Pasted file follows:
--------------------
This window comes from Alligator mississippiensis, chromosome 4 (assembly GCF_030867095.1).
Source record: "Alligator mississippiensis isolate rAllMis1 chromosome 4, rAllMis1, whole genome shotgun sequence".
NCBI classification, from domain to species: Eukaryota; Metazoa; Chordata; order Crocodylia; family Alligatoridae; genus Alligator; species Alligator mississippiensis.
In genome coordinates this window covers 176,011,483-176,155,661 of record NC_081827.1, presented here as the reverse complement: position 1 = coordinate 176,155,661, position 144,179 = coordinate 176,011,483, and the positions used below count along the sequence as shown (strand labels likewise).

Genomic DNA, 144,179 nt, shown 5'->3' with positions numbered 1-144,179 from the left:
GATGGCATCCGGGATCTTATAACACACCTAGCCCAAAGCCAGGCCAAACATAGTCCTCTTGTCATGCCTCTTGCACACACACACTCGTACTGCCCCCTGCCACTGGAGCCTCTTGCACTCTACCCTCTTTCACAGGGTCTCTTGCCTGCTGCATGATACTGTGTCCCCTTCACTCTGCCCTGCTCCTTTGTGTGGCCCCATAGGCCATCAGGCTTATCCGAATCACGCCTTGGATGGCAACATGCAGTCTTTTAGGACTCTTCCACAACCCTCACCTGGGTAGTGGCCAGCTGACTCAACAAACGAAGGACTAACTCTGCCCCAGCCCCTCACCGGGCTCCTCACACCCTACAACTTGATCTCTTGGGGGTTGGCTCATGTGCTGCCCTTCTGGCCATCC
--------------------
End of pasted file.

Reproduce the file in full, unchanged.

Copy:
This window comes from Alligator mississippiensis, chromosome 4 (assembly GCF_030867095.1).
Source record: "Alligator mississippiensis isolate rAllMis1 chromosome 4, rAllMis1, whole genome shotgun sequence".
NCBI classification, from domain to species: Eukaryota; Metazoa; Chordata; order Crocodylia; family Alligatoridae; genus Alligator; species Alligator mississippiensis.
In genome coordinates this window covers 176,011,483-176,155,661 of record NC_081827.1, presented here as the reverse complement: position 1 = coordinate 176,155,661, position 144,179 = coordinate 176,011,483, and the positions used below count along the sequence as shown (strand labels likewise).

Genomic DNA, 144,179 nt, shown 5'->3' with positions numbered 1-144,179 from the left:
GATGGCATCCGGGATCTTATAACACACCTAGCCCAAAGCCAGGCCAAACATAGTCCTCTTGTCATGCCTCTTGCACACACACACTCGTACTGCCCCCTGCCACTGGAGCCTCTTGCACTCTACCCTCTTTCACAGGGTCTCTTGCCTGCTGCATGATACTGTGTCCCCTTCACTCTGCCCTGCTCCTTTGTGTGGCCCCATAGGCCATCAGGCTTATCCGAATCACGCCTTGGATGGCAACATGCAGTCTTTTAGGACTCTTCCACAACCCTCACCTGGGTAGTGGCCAGCTGACTCAACAAACGAAGGACTAACTCTGCCCCAGCCCCTCACCGGGCTCCTCACACCCTACAACTTGATCTCTTGGGGGTTGGCTCATGTGCTGCCCTTCTGGCCATCC